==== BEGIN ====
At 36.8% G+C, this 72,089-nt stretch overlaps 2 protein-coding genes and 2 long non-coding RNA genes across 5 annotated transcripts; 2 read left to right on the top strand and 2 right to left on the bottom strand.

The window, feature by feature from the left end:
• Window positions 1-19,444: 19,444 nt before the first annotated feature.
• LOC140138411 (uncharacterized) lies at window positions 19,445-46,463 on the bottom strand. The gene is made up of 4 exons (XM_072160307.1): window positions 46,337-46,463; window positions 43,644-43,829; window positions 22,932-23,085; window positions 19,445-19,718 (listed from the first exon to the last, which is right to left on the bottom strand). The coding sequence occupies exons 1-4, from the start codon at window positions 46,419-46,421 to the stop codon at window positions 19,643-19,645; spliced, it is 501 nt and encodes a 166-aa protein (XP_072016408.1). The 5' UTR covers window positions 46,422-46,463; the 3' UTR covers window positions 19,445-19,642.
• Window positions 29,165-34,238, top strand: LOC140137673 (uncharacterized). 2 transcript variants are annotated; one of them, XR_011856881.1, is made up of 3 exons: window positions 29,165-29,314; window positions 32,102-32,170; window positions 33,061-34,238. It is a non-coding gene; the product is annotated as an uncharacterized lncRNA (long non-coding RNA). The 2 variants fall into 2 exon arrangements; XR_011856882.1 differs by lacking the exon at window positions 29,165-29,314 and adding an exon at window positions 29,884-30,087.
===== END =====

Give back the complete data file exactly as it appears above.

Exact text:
At 36.8% G+C, this 72,089-nt stretch overlaps 2 protein-coding genes and 2 long non-coding RNA genes across 5 annotated transcripts; 2 read left to right on the top strand and 2 right to left on the bottom strand.

The window, feature by feature from the left end:
• Window positions 1-19,444: 19,444 nt before the first annotated feature.
• LOC140138411 (uncharacterized) lies at window positions 19,445-46,463 on the bottom strand. The gene is made up of 4 exons (XM_072160307.1): window positions 46,337-46,463; window positions 43,644-43,829; window positions 22,932-23,085; window positions 19,445-19,718 (listed from the first exon to the last, which is right to left on the bottom strand). The coding sequence occupies exons 1-4, from the start codon at window positions 46,419-46,421 to the stop codon at window positions 19,643-19,645; spliced, it is 501 nt and encodes a 166-aa protein (XP_072016408.1). The 5' UTR covers window positions 46,422-46,463; the 3' UTR covers window positions 19,445-19,642.
• Window positions 29,165-34,238, top strand: LOC140137673 (uncharacterized). 2 transcript variants are annotated; one of them, XR_011856881.1, is made up of 3 exons: window positions 29,165-29,314; window positions 32,102-32,170; window positions 33,061-34,238. It is a non-coding gene; the product is annotated as an uncharacterized lncRNA (long non-coding RNA). The 2 variants fall into 2 exon arrangements; XR_011856882.1 differs by lacking the exon at window positions 29,165-29,314 and adding an exon at window positions 29,884-30,087.